Several studies have also found that alexithymia appears to play a role in treatment outcome for substance abusers. For example, Loas and colleagues (1997) conducted a one year follow-up on individuals admitted to a psychiatric facility for alcohol treatment. Results suggested that individuals who remained abstinent from alcohol use one year post-treatment had
significantly lower scores on alexithymia measures. Ziolkowski and colleagues (1995) also found similar results, in that scores on an alexithymia measure were inversely related to time of abstinence from alcohol, such that higher scores on alexithymia predicted fewer months of abstinence.

Self-injurious behaviors have also been significantly correlated with alexithymia. In one study (1996), Zlotnick and colleagues found
that rates of alexithymia were significantly higher among individuals who reported a history of self-injury. Interestingly, 79% of these subjects also reported a history of childhood sexual abuse. This finding is important, as it highlights the likelihood that alexithymia may be particularly troublesome for those who have experienced past trauma, rendering them less able to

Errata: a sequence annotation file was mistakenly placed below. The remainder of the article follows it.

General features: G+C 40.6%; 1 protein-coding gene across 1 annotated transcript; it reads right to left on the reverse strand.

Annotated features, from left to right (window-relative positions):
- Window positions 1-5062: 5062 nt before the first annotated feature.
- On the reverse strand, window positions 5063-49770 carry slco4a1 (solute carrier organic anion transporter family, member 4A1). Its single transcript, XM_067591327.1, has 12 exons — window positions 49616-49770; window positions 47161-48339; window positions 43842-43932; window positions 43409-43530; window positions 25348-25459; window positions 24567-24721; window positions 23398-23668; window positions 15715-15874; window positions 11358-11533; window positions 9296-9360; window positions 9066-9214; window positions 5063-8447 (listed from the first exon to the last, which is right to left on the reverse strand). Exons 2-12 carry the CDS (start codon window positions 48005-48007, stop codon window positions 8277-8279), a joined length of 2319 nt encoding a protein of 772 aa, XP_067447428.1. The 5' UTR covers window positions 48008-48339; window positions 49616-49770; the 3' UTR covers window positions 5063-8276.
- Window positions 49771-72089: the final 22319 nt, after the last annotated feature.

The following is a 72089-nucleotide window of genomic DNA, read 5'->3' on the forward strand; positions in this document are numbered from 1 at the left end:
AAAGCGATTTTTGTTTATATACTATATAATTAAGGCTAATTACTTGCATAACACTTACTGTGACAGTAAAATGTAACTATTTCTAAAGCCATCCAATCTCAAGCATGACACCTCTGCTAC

appropriately deal with negative affect. In turn, they may attempt to alleviate negative affect through dysregulated behaviors. In fact, Paivio & McCulloch (2004) found that alexithymia mediated the relationship between childhood abuse and self-injurious behavior. In other words, alexithymia accounted for the self-injurious behaviors that were seen in individuals with past
trauma, such as abuse. In addition to negatively impacting individuals directly, the above findings also suggest that alexithymia may have a powerful, negative impact on treatment outcomes.